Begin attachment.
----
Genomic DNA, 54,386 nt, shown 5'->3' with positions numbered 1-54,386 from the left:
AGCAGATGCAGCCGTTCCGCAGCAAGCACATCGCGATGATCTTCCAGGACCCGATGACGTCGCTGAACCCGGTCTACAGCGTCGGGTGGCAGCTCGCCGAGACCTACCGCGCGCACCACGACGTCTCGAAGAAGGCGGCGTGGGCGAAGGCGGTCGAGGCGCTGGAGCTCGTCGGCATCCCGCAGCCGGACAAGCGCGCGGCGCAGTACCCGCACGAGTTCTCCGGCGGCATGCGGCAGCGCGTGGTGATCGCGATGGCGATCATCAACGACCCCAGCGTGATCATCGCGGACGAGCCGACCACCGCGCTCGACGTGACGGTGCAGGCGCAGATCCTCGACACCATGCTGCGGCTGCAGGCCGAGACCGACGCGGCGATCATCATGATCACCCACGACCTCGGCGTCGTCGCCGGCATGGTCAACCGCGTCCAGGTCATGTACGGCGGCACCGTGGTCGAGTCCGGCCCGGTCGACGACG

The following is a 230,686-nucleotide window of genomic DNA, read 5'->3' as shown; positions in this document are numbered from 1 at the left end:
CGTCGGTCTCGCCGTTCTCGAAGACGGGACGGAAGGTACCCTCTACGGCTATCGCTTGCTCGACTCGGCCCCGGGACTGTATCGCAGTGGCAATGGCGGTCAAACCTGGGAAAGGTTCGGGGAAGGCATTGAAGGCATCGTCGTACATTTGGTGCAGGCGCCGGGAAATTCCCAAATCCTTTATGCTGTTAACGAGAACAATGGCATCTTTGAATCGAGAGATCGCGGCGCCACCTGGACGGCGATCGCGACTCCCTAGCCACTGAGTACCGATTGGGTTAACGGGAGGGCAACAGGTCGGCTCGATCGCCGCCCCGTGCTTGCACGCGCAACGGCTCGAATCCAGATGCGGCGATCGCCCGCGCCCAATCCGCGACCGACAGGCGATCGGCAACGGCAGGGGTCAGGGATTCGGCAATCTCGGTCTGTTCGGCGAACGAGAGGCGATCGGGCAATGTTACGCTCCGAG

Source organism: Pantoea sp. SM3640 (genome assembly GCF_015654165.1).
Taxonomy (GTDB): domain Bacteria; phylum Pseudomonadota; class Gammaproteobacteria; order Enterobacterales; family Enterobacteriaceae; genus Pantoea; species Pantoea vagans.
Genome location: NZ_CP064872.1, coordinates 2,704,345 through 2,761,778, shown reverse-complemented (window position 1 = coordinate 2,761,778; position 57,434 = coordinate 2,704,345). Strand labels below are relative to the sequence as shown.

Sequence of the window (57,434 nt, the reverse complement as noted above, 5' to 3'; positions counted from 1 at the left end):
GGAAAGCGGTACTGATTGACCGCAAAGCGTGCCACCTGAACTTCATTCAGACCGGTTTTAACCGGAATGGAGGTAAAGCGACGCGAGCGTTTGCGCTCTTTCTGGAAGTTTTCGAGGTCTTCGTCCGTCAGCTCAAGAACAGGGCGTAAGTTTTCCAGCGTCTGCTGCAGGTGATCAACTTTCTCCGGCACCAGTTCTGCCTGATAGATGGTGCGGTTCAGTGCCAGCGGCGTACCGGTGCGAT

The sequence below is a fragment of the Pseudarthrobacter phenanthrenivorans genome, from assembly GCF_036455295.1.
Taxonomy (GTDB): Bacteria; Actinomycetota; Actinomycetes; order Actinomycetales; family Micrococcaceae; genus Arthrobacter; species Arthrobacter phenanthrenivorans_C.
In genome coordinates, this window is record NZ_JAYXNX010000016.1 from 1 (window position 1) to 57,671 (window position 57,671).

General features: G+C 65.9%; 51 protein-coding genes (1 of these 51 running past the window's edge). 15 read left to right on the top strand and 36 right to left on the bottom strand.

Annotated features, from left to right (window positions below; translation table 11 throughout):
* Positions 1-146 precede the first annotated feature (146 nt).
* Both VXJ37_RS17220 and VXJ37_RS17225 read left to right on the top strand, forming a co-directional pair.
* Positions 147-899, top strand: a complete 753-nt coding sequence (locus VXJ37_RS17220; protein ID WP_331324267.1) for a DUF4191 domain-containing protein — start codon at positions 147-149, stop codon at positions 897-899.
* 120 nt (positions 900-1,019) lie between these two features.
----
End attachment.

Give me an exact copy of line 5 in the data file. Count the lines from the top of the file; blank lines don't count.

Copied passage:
Source organism: Pantoea sp. SM3640 (genome assembly GCF_015654165.1).